June 15, 2020

Lumber markets were quiet again last week, but prices remained firm-to-higher.  Shipping problems combined with limited mill output kept prices from coming down, even as overall demand was flat.  Pressure-treated lumber continues to be almost non-existent in the market, and demand for treatable 2×4 remains strong.  Buyers have been forced to consider alternative species in order to fill their customer’s needs.  Strong demand for 2×4 to treat also pushed prices for 2×4 MSR up another $10 per mbf, and we are still having difficulty finding any good deals from the mills.  Stud prices moved up again, as Home Centers drove demand for 2×4-8’.  2×4-9’ and 2×4-10’ trims did not fare nearly as well, and some wholesalers were found under-cutting mill prices in order to move their inventory positions.  2×8, 2×10 and 2×12 #2 prices moved up again, and mill offerings were limited.  Low grade lumber prices moved up again on limited supply.

Panel markets were quiet last week, and mills had to rely on order files and contracts in order to move their production.  4×8 7/16” OSB prices slipped last week in both the northern and southern regions.  Mills that had been trying to sell at a premium to published levels, dropped back to those levels in order to garner some sales.  4×8 7/16” out of the north and Canada continues to be priced better into markets in the southwest than OSB out of the south.  Plywood prices moved up again on sales momentum built up in previous weeks.  4×8 ½” CDX plywood prices ended the week up another $10 per msf.  Prices for specialty and high-end plywood items remained flat.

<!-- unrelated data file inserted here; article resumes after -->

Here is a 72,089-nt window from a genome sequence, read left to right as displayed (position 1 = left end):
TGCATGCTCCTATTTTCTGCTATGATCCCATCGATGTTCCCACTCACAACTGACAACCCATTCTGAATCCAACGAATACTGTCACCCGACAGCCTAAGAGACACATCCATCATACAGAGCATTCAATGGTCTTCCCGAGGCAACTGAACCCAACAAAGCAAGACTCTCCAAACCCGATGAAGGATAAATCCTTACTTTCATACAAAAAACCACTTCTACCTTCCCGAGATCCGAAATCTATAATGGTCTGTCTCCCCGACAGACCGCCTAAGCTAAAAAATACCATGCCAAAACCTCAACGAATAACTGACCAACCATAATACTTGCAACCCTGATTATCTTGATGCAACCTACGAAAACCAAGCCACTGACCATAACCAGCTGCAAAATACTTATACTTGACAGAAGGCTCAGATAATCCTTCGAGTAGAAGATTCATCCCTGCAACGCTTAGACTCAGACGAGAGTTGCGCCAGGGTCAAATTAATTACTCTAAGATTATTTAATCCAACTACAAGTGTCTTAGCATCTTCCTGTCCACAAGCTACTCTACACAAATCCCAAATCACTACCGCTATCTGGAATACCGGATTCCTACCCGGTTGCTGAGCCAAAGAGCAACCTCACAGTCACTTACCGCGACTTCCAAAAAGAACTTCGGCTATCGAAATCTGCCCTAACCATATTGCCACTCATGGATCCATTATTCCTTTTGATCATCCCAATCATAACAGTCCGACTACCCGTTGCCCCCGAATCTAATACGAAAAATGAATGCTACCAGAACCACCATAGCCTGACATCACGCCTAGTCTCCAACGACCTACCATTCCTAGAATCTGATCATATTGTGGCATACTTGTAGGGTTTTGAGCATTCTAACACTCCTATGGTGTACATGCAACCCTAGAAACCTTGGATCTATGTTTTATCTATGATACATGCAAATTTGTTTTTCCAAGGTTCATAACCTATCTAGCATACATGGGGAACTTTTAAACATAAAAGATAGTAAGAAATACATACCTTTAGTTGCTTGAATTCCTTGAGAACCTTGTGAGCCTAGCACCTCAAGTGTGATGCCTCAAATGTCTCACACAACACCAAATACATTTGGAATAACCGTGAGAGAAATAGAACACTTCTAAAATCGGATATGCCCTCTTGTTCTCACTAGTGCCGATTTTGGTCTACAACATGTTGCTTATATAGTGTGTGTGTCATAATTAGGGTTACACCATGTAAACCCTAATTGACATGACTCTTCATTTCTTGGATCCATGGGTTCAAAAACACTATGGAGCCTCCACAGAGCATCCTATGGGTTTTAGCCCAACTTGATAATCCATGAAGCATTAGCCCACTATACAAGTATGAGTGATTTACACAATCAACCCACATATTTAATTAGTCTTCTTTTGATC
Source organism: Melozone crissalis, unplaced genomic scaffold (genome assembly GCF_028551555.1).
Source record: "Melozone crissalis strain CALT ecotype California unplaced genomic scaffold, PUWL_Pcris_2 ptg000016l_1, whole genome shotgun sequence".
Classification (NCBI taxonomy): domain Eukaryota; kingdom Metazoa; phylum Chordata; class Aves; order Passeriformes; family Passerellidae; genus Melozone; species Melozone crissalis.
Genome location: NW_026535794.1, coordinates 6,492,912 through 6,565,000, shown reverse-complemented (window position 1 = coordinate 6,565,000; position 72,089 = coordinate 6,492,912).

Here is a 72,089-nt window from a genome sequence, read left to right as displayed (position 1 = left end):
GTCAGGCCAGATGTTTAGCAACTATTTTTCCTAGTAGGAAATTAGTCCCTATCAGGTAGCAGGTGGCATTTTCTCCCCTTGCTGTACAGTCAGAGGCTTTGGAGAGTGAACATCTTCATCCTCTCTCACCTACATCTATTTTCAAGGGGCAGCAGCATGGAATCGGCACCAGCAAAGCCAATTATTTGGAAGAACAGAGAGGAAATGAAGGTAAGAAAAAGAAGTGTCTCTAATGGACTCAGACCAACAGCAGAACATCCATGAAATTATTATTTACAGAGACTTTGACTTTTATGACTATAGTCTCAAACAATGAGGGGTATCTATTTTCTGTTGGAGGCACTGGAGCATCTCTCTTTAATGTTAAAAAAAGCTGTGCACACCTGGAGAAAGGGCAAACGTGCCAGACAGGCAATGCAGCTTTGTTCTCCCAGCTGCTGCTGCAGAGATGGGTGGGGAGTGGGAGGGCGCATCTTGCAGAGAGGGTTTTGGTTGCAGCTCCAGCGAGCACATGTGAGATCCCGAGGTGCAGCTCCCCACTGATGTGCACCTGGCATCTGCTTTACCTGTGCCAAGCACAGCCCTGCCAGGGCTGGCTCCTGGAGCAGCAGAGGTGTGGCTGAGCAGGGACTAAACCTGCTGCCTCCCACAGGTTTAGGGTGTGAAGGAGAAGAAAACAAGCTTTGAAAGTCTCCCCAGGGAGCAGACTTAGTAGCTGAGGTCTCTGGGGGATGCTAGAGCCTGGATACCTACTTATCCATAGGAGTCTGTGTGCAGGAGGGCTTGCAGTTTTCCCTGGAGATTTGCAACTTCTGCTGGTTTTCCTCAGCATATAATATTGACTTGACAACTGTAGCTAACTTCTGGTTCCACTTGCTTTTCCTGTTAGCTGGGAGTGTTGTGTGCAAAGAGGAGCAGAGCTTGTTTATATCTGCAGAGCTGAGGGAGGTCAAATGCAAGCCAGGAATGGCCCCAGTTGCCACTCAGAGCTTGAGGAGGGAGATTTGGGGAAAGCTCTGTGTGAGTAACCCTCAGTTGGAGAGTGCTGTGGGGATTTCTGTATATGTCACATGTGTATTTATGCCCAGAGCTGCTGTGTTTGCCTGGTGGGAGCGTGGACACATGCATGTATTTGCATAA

Steel prices dipped again last week.  As of this morning, we received word from one of our domestic rebar suppliers that they were cutting their prices by $1.00 per cwt.  While we anticipated that this move was coming, we were not certain when it would occur.  We will now expect to see imported rebar prices drop in response.  Remesh prices, which started coming down over the last quarter, remained flat.  Mills were willing to listen to counters on large volumes to move inventory, however.